Could Marcus Mariota Be The All-Time Greatest QB?

    My first thought when this was asked was, “you’ve GOT to be kidding.” Mariota is a legend because he’s a Heisman winner, but the best college quarterback

    January 6, 2015

    My first thought when this was asked was, “you’ve GOT to be kidding.” Mariota is a legend because he’s a Heisman winner, but the best college quarterback of all-time? It’s actually not quite as crazy as it seems on the surface. 

    Talent-wise, he might turn out to be a Hall of Fame NFL star, but he doesn’t project to be more than a very, very good pro, making him not even the best quarterback in his own conference – or his own program – in terms of skill. Dan Fouts – pretty good. John Elway, Troy Aikman, Warren Moon, Jim Plunkett, Aaron Rodgers, Andrew Luck, Drew Bledsoe – and that’s just getting warmed up. However, when debating the greatness of college players, the NFL doesn’t exist. 

    Elway never even played in a bowl game. Rodgers never won a Heisman or a national title, and neither did most of the other of the Pac-12, Pac-10 and Pac-8 all-time greats. On sheer statistics, it’s hard to beat Mariota’s 67% career completion percentage for 10,463 yards, 103 touchdowns and 13 – 13! – in 1,130 attempts to go along with 2,198 rushing yards and 20 touchdowns and two catches for two scores. Throw in a Heisman, thrown in a win in the first ever College Football Playoff game, throw in a national championship, and all of a sudden, the resume becomes worthy of being in the all-time college quarterback team photo.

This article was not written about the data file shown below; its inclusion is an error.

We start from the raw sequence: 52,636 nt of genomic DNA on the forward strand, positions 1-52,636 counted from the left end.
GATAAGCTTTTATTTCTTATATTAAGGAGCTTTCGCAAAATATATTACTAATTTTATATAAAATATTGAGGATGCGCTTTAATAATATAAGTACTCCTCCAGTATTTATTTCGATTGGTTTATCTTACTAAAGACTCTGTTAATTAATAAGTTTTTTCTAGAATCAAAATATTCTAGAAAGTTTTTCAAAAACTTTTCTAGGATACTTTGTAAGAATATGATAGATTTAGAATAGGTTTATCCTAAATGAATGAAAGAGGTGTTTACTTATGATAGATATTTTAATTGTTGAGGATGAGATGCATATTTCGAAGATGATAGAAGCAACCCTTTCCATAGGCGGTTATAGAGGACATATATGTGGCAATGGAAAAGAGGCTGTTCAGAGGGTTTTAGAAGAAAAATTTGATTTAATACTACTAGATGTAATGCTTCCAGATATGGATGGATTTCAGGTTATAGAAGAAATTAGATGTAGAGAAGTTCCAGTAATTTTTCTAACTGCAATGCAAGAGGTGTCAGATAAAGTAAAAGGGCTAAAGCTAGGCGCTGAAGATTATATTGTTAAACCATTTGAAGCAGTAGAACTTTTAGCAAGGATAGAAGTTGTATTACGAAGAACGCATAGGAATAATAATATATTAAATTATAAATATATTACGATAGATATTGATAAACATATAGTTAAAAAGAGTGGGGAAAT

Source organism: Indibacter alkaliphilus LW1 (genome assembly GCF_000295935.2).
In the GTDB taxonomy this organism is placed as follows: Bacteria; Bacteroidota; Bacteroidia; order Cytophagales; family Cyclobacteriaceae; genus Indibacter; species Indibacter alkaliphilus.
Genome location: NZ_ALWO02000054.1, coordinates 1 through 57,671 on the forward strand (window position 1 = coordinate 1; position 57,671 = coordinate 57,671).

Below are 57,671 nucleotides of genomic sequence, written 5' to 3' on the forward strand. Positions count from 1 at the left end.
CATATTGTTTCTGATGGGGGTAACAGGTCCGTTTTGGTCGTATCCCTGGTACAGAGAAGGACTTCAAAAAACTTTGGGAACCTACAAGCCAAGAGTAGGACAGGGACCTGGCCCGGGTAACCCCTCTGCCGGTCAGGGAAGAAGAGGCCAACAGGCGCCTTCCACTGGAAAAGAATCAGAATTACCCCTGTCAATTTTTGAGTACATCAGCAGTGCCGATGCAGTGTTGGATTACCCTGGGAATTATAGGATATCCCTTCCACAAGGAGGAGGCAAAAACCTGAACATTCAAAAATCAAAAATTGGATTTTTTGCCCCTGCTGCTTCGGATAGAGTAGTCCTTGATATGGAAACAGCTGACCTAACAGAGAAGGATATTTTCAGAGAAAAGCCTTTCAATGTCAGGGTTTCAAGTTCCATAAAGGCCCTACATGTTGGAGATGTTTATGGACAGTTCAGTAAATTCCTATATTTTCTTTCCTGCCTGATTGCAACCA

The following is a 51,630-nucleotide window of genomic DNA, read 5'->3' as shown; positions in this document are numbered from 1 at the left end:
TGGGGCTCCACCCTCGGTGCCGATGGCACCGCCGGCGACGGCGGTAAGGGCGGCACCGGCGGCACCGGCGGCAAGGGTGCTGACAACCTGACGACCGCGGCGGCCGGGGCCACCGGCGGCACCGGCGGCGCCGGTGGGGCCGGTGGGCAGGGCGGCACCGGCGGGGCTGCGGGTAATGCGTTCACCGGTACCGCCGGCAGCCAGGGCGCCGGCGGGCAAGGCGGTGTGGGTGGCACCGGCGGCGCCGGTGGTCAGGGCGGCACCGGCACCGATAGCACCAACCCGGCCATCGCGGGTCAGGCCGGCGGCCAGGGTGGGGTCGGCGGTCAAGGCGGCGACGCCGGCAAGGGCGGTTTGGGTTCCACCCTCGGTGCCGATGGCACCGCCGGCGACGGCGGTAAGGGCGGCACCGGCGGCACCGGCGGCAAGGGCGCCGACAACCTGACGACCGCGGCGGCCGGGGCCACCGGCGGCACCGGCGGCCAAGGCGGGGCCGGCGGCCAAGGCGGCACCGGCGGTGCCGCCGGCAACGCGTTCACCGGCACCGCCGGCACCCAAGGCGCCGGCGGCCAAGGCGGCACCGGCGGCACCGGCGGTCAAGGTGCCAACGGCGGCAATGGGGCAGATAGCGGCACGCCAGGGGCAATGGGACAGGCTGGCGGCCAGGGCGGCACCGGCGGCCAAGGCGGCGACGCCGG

I always go by this question when it comes to all-time rankings – if we all knew what we know now and could take a player’s career over again, what would we want? 

    Remember, the idea of the superstar college football quarterback from a statistical standpoint is relatively new. College football was mainly a running back sport up until about 15 years ago, with the proliferation of the spread offense turning quarterbacks into Greatest of All-Time stat guys at various schools. But in terms of careers for quarterbacks, like him or not, Tim Tebow probably has to be No. 1 with two national titles, one ground-breaking Heisman, another he should’ve won, and all the attention and all the pub and all the hype and all the Promise speeches and all the things that went along with being Tebow. 

    Matt Leinart has to be up there with a Heisman, a national title, and another national title appearance, and Nebraska’s Tommie Frazier deserves consideration with two national titles and a missed kick away from a third. 

    Considering how he put the team on his back and with the records he set, Cam Newton probably had the greatest single season of any quarterback ever, but with a win, Mariota might be able to challenge that. 

    However, while he’ll be a far, far better pro, as a collegian, if Oregon wins the national title I’d probably put Mariota more in the Danny Wuerffel category as a great winner and tremendous player in the right system. If Oregon loses, Mariota might be seen as more like a Sam Bradford, with a Heisman and a ton of big-time stats, but without the national title. 

    But it’s not as crazy a question as it might seem. 


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